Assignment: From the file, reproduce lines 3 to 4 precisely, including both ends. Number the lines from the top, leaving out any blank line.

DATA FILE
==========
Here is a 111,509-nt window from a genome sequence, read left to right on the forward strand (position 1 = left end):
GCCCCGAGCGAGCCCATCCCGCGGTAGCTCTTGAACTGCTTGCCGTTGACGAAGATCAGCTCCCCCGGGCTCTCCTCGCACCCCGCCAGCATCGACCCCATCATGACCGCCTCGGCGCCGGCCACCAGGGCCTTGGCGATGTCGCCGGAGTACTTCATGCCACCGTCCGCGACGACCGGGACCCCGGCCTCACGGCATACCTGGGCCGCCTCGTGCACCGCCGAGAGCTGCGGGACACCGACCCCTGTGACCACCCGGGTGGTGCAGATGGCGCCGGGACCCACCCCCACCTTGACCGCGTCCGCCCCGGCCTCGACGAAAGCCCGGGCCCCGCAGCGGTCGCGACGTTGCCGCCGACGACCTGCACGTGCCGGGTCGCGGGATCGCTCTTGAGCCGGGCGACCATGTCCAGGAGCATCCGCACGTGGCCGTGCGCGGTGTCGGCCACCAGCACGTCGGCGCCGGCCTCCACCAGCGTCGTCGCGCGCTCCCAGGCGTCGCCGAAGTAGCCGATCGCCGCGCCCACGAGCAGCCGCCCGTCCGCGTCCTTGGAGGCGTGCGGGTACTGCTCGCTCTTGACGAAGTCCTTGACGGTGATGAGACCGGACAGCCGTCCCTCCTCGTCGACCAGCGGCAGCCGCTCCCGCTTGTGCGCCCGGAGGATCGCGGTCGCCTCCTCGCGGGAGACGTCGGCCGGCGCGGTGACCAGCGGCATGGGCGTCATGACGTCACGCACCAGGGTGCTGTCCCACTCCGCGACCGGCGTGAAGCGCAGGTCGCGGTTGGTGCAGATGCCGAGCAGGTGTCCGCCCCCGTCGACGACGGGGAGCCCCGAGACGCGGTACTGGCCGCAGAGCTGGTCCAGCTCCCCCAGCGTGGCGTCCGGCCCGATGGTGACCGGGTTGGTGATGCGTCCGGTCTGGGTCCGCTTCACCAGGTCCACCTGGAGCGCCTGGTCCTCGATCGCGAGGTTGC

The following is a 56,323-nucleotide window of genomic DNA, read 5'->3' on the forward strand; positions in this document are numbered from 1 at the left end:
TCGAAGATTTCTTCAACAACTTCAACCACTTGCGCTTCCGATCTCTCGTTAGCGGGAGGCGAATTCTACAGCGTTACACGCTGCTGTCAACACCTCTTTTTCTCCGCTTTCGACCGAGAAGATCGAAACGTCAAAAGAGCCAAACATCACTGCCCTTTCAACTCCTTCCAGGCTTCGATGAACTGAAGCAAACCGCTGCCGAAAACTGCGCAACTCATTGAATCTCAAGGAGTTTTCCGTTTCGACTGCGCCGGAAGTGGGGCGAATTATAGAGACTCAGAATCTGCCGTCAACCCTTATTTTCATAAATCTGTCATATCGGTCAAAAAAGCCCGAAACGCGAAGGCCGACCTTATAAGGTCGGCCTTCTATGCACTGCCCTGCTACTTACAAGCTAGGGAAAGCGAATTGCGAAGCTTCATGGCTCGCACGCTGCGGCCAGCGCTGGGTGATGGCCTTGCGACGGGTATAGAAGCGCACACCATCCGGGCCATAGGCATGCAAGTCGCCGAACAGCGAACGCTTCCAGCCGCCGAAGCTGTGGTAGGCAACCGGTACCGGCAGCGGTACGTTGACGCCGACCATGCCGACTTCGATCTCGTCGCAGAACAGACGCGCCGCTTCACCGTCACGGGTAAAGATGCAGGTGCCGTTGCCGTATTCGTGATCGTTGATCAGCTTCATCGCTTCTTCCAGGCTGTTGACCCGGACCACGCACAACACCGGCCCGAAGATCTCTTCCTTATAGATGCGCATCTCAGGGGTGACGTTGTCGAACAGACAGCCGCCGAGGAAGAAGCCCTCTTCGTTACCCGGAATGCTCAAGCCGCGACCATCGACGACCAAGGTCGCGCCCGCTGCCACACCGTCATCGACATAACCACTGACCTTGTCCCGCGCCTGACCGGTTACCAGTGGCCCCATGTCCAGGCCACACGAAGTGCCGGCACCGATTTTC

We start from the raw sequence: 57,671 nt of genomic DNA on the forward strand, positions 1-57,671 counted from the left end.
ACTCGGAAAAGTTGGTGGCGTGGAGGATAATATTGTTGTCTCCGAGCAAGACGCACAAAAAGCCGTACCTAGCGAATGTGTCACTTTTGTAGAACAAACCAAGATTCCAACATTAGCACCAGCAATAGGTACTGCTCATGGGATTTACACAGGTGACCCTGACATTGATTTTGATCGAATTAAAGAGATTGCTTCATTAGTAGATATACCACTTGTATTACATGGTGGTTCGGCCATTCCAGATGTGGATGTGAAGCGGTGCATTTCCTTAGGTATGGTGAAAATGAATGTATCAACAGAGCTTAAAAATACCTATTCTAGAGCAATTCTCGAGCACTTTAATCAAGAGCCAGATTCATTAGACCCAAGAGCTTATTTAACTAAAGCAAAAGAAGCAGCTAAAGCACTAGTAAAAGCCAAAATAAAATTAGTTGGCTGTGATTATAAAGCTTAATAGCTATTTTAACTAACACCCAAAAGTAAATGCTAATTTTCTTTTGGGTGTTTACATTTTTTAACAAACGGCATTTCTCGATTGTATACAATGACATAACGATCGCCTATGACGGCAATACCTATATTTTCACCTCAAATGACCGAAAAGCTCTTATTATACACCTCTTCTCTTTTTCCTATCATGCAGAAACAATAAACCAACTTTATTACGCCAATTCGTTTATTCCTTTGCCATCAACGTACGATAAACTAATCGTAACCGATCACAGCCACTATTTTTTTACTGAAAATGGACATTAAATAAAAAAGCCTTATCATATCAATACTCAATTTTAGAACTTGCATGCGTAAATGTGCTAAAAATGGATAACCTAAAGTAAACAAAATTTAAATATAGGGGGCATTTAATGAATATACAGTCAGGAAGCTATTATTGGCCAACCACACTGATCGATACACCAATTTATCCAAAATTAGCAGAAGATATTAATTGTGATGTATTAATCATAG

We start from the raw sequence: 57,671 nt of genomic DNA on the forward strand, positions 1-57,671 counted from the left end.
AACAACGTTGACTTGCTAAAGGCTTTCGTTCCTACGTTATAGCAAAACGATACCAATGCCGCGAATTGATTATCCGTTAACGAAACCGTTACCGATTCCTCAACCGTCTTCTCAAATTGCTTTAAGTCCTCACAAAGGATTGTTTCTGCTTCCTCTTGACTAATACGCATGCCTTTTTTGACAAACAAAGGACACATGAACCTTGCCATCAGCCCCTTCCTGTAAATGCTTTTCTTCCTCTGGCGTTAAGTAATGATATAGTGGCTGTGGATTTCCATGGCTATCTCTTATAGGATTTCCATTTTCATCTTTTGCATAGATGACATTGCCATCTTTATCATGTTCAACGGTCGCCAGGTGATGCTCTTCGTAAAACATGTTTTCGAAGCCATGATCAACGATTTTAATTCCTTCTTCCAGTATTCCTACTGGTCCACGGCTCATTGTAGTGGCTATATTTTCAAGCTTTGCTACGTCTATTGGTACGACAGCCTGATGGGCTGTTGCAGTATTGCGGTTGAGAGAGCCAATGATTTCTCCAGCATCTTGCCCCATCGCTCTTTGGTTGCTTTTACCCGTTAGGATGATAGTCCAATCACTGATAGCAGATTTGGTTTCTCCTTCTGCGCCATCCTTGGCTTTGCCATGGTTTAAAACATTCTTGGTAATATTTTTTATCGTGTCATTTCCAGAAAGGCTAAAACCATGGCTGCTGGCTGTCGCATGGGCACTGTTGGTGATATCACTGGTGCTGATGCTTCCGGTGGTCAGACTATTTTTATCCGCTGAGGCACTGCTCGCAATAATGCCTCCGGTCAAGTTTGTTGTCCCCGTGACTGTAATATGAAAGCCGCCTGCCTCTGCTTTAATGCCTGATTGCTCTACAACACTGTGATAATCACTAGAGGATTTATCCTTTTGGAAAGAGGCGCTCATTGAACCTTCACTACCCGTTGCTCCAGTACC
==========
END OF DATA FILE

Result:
The following is a 56,323-nucleotide window of genomic DNA, read 5'->3' on the forward strand; positions in this document are numbered from 1 at the left end:
TCGAAGATTTCTTCAACAACTTCAACCACTTGCGCTTCCGATCTCTCGTTAGCGGGAGGCGAATTCTACAGCGTTACACGCTGCTGTCAACACCTCTTTTTCTCCGCTTTCGACCGAGAAGATCGAAACGTCAAAAGAGCCAAACATCACTGCCCTTTCAACTCCTTCCAGGCTTCGATGAACTGAAGCAAACCGCTGCCGAAAACTGCGCAACTCATTGAATCTCAAGGAGTTTTCCGTTTCGACTGCGCCGGAAGTGGGGCGAATTATAGAGACTCAGAATCTGCCGTCAACCCTTATTTTCATAAATCTGTCATATCGGTCAAAAAAGCCCGAAACGCGAAGGCCGACCTTATAAGGTCGGCCTTCTATGCACTGCCCTGCTACTTACAAGCTAGGGAAAGCGAATTGCGAAGCTTCATGGCTCGCACGCTGCGGCCAGCGCTGGGTGATGGCCTTGCGACGGGTATAGAAGCGCACACCATCCGGGCCATAGGCATGCAAGTCGCCGAACAGCGAACGCTTCCAGCCGCCGAAGCTGTGGTAGGCAACCGGTACCGGCAGCGGTACGTTGACGCCGACCATGCCGACTTCGATCTCGTCGCAGAACAGACGCGCCGCTTCACCGTCACGGGTAAAGATGCAGGTGCCGTTGCCGTATTCGTGATCGTTGATCAGCTTCATCGCTTCTTCCAGGCTGTTGACCCGGACCACGCACAACACCGGCCCGAAGATCTCTTCCTTATAGATGCGCATCTCAGGGGTGACGTTGTCGAACAGACAGCCGCCGAGGAAGAAGCCCTCTTCGTTACCCGGAATGCTCAAGCCGCGACCATCGACGACCAAGGTCGCGCCCGCTGCCACACCGTCATCGACATAACCACTGACCTTGTCCCGCGCCTGACCGGTTACCAGTGGCCCCATGTCCAGGCCACACGAAGTGCCGGCACCGATTTTC